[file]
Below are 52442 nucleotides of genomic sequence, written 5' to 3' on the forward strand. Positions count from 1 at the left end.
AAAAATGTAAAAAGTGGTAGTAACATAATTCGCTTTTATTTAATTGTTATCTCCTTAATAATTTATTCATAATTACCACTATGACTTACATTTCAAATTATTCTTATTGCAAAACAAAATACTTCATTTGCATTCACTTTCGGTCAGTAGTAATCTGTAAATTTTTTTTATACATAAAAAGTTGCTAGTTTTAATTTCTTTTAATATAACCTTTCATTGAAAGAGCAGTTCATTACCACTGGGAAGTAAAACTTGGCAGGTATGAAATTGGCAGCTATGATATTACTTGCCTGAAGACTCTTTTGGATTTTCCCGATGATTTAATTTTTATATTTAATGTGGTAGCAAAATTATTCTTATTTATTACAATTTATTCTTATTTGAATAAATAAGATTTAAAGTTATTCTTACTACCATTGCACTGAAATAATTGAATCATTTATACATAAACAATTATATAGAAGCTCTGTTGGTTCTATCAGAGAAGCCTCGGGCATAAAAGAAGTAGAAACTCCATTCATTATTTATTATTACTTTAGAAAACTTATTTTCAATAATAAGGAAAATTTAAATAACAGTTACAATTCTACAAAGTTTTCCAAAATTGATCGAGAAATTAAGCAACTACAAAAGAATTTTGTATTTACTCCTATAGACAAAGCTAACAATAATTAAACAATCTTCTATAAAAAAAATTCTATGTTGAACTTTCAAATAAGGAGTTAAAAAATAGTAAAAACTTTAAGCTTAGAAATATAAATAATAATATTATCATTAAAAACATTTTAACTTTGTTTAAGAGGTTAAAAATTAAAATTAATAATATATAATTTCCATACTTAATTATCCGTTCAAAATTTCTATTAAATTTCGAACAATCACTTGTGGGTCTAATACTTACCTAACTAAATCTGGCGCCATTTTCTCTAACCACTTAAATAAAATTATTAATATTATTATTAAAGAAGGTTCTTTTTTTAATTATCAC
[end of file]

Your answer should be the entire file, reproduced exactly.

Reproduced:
Below are 52442 nucleotides of genomic sequence, written 5' to 3' on the forward strand. Positions count from 1 at the left end.
AAAAATGTAAAAAGTGGTAGTAACATAATTCGCTTTTATTTAATTGTTATCTCCTTAATAATTTATTCATAATTACCACTATGACTTACATTTCAAATTATTCTTATTGCAAAACAAAATACTTCATTTGCATTCACTTTCGGTCAGTAGTAATCTGTAAATTTTTTTTATACATAAAAAGTTGCTAGTTTTAATTTCTTTTAATATAACCTTTCATTGAAAGAGCAGTTCATTACCACTGGGAAGTAAAACTTGGCAGGTATGAAATTGGCAGCTATGATATTACTTGCCTGAAGACTCTTTTGGATTTTCCCGATGATTTAATTTTTATATTTAATGTGGTAGCAAAATTATTCTTATTTATTACAATTTATTCTTATTTGAATAAATAAGATTTAAAGTTATTCTTACTACCATTGCACTGAAATAATTGAATCATTTATACATAAACAATTATATAGAAGCTCTGTTGGTTCTATCAGAGAAGCCTCGGGCATAAAAGAAGTAGAAACTCCATTCATTATTTATTATTACTTTAGAAAACTTATTTTCAATAATAAGGAAAATTTAAATAACAGTTACAATTCTACAAAGTTTTCCAAAATTGATCGAGAAATTAAGCAACTACAAAAGAATTTTGTATTTACTCCTATAGACAAAGCTAACAATAATTAAACAATCTTCTATAAAAAAAATTCTATGTTGAACTTTCAAATAAGGAGTTAAAAAATAGTAAAAACTTTAAGCTTAGAAATATAAATAATAATATTATCATTAAAAACATTTTAACTTTGTTTAAGAGGTTAAAAATTAAAATTAATAATATATAATTTCCATACTTAATTATCCGTTCAAAATTTCTATTAAATTTCGAACAATCACTTGTGGGTCTAATACTTACCTAACTAAATCTGGCGCCATTTTCTCTAACCACTTAAATAAAATTATTAATATTATTATTAAAGAAGGTTCTTTTTTTAATTATCAC